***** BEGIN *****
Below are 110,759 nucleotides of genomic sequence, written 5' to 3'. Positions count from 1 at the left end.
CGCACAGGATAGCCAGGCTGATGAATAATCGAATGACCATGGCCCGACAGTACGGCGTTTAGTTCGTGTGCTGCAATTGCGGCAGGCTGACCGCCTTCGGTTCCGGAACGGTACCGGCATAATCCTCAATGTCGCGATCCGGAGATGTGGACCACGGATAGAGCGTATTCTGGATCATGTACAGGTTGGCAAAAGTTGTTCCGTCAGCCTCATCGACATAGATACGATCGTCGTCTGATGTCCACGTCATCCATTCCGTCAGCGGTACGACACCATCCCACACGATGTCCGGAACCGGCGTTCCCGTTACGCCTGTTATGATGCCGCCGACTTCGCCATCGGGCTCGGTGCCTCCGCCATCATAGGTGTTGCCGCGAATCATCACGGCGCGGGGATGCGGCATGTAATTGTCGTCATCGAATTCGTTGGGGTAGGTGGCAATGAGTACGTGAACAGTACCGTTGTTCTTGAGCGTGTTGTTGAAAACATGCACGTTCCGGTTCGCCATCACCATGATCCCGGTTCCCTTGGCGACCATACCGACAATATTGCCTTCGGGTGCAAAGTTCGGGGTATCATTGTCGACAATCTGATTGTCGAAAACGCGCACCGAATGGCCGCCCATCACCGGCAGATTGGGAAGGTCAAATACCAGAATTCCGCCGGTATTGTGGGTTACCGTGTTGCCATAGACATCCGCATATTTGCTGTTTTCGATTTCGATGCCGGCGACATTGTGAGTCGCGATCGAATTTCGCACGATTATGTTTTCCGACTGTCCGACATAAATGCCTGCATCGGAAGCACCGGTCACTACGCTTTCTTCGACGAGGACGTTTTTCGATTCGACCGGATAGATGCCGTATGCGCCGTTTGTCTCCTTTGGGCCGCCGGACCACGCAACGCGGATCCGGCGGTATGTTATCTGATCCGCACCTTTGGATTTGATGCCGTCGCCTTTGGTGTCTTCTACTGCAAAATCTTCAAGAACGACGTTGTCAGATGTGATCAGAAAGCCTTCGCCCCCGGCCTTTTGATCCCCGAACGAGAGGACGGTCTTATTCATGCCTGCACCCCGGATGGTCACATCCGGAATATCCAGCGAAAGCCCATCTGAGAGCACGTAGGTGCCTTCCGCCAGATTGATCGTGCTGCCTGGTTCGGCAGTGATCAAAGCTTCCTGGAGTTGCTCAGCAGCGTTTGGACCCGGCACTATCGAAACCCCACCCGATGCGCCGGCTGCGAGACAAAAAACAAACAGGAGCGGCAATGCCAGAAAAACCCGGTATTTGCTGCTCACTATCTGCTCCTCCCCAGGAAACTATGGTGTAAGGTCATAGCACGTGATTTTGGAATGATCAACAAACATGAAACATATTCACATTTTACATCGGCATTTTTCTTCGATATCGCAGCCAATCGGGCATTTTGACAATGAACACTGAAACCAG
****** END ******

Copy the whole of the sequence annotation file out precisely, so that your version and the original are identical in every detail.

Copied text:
Below are 110,759 nucleotides of genomic sequence, written 5' to 3'. Positions count from 1 at the left end.
CGCACAGGATAGCCAGGCTGATGAATAATCGAATGACCATGGCCCGACAGTACGGCGTTTAGTTCGTGTGCTGCAATTGCGGCAGGCTGACCGCCTTCGGTTCCGGAACGGTACCGGCATAATCCTCAATGTCGCGATCCGGAGATGTGGACCACGGATAGAGCGTATTCTGGATCATGTACAGGTTGGCAAAAGTTGTTCCGTCAGCCTCATCGACATAGATACGATCGTCGTCTGATGTCCACGTCATCCATTCCGTCAGCGGTACGACACCATCCCACACGATGTCCGGAACCGGCGTTCCCGTTACGCCTGTTATGATGCCGCCGACTTCGCCATCGGGCTCGGTGCCTCCGCCATCATAGGTGTTGCCGCGAATCATCACGGCGCGGGGATGCGGCATGTAATTGTCGTCATCGAATTCGTTGGGGTAGGTGGCAATGAGTACGTGAACAGTACCGTTGTTCTTGAGCGTGTTGTTGAAAACATGCACGTTCCGGTTCGCCATCACCATGATCCCGGTTCCCTTGGCGACCATACCGACAATATTGCCTTCGGGTGCAAAGTTCGGGGTATCATTGTCGACAATCTGATTGTCGAAAACGCGCACCGAATGGCCGCCCATCACCGGCAGATTGGGAAGGTCAAATACCAGAATTCCGCCGGTATTGTGGGTTACCGTGTTGCCATAGACATCCGCATATTTGCTGTTTTCGATTTCGATGCCGGCGACATTGTGAGTCGCGATCGAATTTCGCACGATTATGTTTTCCGACTGTCCGACATAAATGCCTGCATCGGAAGCACCGGTCACTACGCTTTCTTCGACGAGGACGTTTTTCGATTCGACCGGATAGATGCCGTATGCGCCGTTTGTCTCCTTTGGGCCGCCGGACCACGCAACGCGGATCCGGCGGTATGTTATCTGATCCGCACCTTTGGATTTGATGCCGTCGCCTTTGGTGTCTTCTACTGCAAAATCTTCAAGAACGACGTTGTCAGATGTGATCAGAAAGCCTTCGCCCCCGGCCTTTTGATCCCCGAACGAGAGGACGGTCTTATTCATGCCTGCACCCCGGATGGTCACATCCGGAATATCCAGCGAAAGCCCATCTGAGAGCACGTAGGTGCCTTCCGCCAGATTGATCGTGCTGCCTGGTTCGGCAGTGATCAAAGCTTCCTGGAGTTGCTCAGCAGCGTTTGGACCCGGCACTATCGAAACCCCACCCGATGCGCCGGCTGCGAGACAAAAAACAAACAGGAGCGGCAATGCCAGAAAAACCCGGTATTTGCTGCTCACTATCTGCTCCTCCCCAGGAAACTATGGTGTAAGGTCATAGCACGTGATTTTGGAATGATCAACAAACATGAAACATATTCACATTTTACATCGGCATTTTTCTTCGATATCGCAGCCAATCGGGCATTTTGACAATGAACACTGAAACCAG